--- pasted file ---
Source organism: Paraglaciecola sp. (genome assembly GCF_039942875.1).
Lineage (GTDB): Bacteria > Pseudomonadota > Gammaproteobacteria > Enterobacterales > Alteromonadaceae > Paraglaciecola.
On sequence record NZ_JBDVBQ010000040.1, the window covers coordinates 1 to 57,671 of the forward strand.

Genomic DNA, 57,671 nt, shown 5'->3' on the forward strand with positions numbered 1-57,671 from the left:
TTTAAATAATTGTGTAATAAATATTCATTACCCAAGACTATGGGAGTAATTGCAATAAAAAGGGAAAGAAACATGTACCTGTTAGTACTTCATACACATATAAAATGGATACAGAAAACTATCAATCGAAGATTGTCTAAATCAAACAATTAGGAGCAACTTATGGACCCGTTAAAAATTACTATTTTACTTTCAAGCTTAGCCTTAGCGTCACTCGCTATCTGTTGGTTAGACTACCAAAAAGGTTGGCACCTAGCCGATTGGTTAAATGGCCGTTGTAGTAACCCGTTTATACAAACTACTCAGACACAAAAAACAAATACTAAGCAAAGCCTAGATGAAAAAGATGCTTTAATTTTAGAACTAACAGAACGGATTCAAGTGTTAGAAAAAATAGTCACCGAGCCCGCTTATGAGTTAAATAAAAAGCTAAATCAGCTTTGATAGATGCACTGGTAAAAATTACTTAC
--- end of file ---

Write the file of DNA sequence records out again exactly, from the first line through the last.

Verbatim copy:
Source organism: Paraglaciecola sp. (genome assembly GCF_039942875.1).
Lineage (GTDB): Bacteria > Pseudomonadota > Gammaproteobacteria > Enterobacterales > Alteromonadaceae > Paraglaciecola.
On sequence record NZ_JBDVBQ010000040.1, the window covers coordinates 1 to 57,671 of the forward strand.

Genomic DNA, 57,671 nt, shown 5'->3' on the forward strand with positions numbered 1-57,671 from the left:
TTTAAATAATTGTGTAATAAATATTCATTACCCAAGACTATGGGAGTAATTGCAATAAAAAGGGAAAGAAACATGTACCTGTTAGTACTTCATACACATATAAAATGGATACAGAAAACTATCAATCGAAGATTGTCTAAATCAAACAATTAGGAGCAACTTATGGACCCGTTAAAAATTACTATTTTACTTTCAAGCTTAGCCTTAGCGTCACTCGCTATCTGTTGGTTAGACTACCAAAAAGGTTGGCACCTAGCCGATTGGTTAAATGGCCGTTGTAGTAACCCGTTTATACAAACTACTCAGACACAAAAAACAAATACTAAGCAAAGCCTAGATGAAAAAGATGCTTTAATTTTAGAACTAACAGAACGGATTCAAGTGTTAGAAAAAATAGTCACCGAGCCCGCTTATGAGTTAAATAAAAAGCTAAATCAGCTTTGATAGATGCACTGGTAAAAATTACTTAC